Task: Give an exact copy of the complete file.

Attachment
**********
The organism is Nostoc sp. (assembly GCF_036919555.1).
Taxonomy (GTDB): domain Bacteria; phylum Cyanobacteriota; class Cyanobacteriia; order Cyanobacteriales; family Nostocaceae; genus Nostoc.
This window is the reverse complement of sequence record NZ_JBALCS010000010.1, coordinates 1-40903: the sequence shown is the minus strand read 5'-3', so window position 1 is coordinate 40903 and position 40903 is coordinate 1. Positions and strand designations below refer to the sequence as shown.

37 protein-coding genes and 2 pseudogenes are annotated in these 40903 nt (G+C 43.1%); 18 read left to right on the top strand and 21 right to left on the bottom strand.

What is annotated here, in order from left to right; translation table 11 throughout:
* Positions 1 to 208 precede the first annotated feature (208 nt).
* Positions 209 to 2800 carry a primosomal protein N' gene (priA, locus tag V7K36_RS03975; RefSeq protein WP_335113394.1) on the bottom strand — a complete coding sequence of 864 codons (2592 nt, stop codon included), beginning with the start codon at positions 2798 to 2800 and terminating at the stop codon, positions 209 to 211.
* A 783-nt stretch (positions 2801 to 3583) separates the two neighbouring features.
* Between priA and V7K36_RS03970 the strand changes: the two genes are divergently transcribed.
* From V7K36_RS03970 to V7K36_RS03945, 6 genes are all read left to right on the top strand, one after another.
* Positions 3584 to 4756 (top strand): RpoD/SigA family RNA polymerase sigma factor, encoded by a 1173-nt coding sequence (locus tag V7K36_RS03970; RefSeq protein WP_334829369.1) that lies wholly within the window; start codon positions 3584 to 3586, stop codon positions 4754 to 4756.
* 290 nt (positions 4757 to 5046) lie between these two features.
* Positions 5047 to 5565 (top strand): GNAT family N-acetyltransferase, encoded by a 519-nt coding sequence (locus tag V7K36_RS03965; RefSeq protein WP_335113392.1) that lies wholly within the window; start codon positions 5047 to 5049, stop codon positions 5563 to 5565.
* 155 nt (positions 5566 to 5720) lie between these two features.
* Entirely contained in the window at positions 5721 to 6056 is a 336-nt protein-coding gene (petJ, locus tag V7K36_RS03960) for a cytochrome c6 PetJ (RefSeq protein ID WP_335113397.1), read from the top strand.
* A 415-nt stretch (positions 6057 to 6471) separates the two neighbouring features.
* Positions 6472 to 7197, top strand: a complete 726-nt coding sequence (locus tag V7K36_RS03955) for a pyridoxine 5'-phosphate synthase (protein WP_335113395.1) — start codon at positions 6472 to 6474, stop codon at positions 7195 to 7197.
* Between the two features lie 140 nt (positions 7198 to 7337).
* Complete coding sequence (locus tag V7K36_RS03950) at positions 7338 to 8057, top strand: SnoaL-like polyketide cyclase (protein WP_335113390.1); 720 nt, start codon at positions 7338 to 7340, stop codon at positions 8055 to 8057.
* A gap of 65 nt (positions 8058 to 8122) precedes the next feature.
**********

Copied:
The organism is Nostoc sp. (assembly GCF_036919555.1).
Taxonomy (GTDB): domain Bacteria; phylum Cyanobacteriota; class Cyanobacteriia; order Cyanobacteriales; family Nostocaceae; genus Nostoc.
This window is the reverse complement of sequence record NZ_JBALCS010000010.1, coordinates 1-40903: the sequence shown is the minus strand read 5'-3', so window position 1 is coordinate 40903 and position 40903 is coordinate 1. Positions and strand designations below refer to the sequence as shown.

37 protein-coding genes and 2 pseudogenes are annotated in these 40903 nt (G+C 43.1%); 18 read left to right on the top strand and 21 right to left on the bottom strand.

What is annotated here, in order from left to right; translation table 11 throughout:
* Positions 1 to 208 precede the first annotated feature (208 nt).
* Positions 209 to 2800 carry a primosomal protein N' gene (priA, locus tag V7K36_RS03975; RefSeq protein WP_335113394.1) on the bottom strand — a complete coding sequence of 864 codons (2592 nt, stop codon included), beginning with the start codon at positions 2798 to 2800 and terminating at the stop codon, positions 209 to 211.
* A 783-nt stretch (positions 2801 to 3583) separates the two neighbouring features.
* Between priA and V7K36_RS03970 the strand changes: the two genes are divergently transcribed.
* From V7K36_RS03970 to V7K36_RS03945, 6 genes are all read left to right on the top strand, one after another.
* Positions 3584 to 4756 (top strand): RpoD/SigA family RNA polymerase sigma factor, encoded by a 1173-nt coding sequence (locus tag V7K36_RS03970; RefSeq protein WP_334829369.1) that lies wholly within the window; start codon positions 3584 to 3586, stop codon positions 4754 to 4756.
* 290 nt (positions 4757 to 5046) lie between these two features.
* Positions 5047 to 5565 (top strand): GNAT family N-acetyltransferase, encoded by a 519-nt coding sequence (locus tag V7K36_RS03965; RefSeq protein WP_335113392.1) that lies wholly within the window; start codon positions 5047 to 5049, stop codon positions 5563 to 5565.
* 155 nt (positions 5566 to 5720) lie between these two features.
* Entirely contained in the window at positions 5721 to 6056 is a 336-nt protein-coding gene (petJ, locus tag V7K36_RS03960) for a cytochrome c6 PetJ (RefSeq protein ID WP_335113397.1), read from the top strand.
* A 415-nt stretch (positions 6057 to 6471) separates the two neighbouring features.
* Positions 6472 to 7197, top strand: a complete 726-nt coding sequence (locus tag V7K36_RS03955) for a pyridoxine 5'-phosphate synthase (protein WP_335113395.1) — start codon at positions 6472 to 6474, stop codon at positions 7195 to 7197.
* Between the two features lie 140 nt (positions 7198 to 7337).
* Complete coding sequence (locus tag V7K36_RS03950) at positions 7338 to 8057, top strand: SnoaL-like polyketide cyclase (protein WP_335113390.1); 720 nt, start codon at positions 7338 to 7340, stop codon at positions 8055 to 8057.
* A gap of 65 nt (positions 8058 to 8122) precedes the next feature.